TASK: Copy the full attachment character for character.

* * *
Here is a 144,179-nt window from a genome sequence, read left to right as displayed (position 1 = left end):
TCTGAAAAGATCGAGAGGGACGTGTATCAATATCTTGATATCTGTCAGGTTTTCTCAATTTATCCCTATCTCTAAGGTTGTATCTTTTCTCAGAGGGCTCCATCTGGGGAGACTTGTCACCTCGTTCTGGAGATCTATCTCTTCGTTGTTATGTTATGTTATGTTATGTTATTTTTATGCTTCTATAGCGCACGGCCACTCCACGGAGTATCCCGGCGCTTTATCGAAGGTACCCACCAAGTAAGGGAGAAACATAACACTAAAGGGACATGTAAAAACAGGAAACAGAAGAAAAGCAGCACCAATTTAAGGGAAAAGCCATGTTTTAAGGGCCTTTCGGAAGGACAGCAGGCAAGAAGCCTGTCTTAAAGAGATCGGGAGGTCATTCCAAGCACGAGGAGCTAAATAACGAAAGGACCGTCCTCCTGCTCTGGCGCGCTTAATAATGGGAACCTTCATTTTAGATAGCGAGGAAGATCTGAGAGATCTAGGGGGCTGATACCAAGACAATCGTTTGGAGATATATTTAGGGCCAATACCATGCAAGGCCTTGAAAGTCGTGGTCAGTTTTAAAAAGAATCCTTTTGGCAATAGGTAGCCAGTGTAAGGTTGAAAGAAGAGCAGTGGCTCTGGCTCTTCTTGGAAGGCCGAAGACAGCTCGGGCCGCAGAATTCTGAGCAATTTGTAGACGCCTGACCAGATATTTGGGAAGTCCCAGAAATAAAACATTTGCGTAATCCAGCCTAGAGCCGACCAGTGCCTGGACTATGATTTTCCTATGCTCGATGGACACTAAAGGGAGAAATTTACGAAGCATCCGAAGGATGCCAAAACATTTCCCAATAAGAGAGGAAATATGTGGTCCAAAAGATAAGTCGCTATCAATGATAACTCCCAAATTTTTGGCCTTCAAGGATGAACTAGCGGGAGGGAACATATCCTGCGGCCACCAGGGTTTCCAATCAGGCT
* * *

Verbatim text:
Here is a 144,179-nt window from a genome sequence, read left to right as displayed (position 1 = left end):
TCTGAAAAGATCGAGAGGGACGTGTATCAATATCTTGATATCTGTCAGGTTTTCTCAATTTATCCCTATCTCTAAGGTTGTATCTTTTCTCAGAGGGCTCCATCTGGGGAGACTTGTCACCTCGTTCTGGAGATCTATCTCTTCGTTGTTATGTTATGTTATGTTATGTTATTTTTATGCTTCTATAGCGCACGGCCACTCCACGGAGTATCCCGGCGCTTTATCGAAGGTACCCACCAAGTAAGGGAGAAACATAACACTAAAGGGACATGTAAAAACAGGAAACAGAAGAAAAGCAGCACCAATTTAAGGGAAAAGCCATGTTTTAAGGGCCTTTCGGAAGGACAGCAGGCAAGAAGCCTGTCTTAAAGAGATCGGGAGGTCATTCCAAGCACGAGGAGCTAAATAACGAAAGGACCGTCCTCCTGCTCTGGCGCGCTTAATAATGGGAACCTTCATTTTAGATAGCGAGGAAGATCTGAGAGATCTAGGGGGCTGATACCAAGACAATCGTTTGGAGATATATTTAGGGCCAATACCATGCAAGGCCTTGAAAGTCGTGGTCAGTTTTAAAAAGAATCCTTTTGGCAATAGGTAGCCAGTGTAAGGTTGAAAGAAGAGCAGTGGCTCTGGCTCTTCTTGGAAGGCCGAAGACAGCTCGGGCCGCAGAATTCTGAGCAATTTGTAGACGCCTGACCAGATATTTGGGAAGTCCCAGAAATAAAACATTTGCGTAATCCAGCCTAGAGCCGACCAGTGCCTGGACTATGATTTTCCTATGCTCGATGGACACTAAAGGGAGAAATTTACGAAGCATCCGAAGGATGCCAAAACATTTCCCAATAAGAGAGGAAATATGTGGTCCAAAAGATAAGTCGCTATCAATGATAACTCCCAAATTTTTGGCCTTCAAGGATGAACTAGCGGGAGGGAACATATCCTGCGGCCACCAGGGTTTCCAATCAGGCT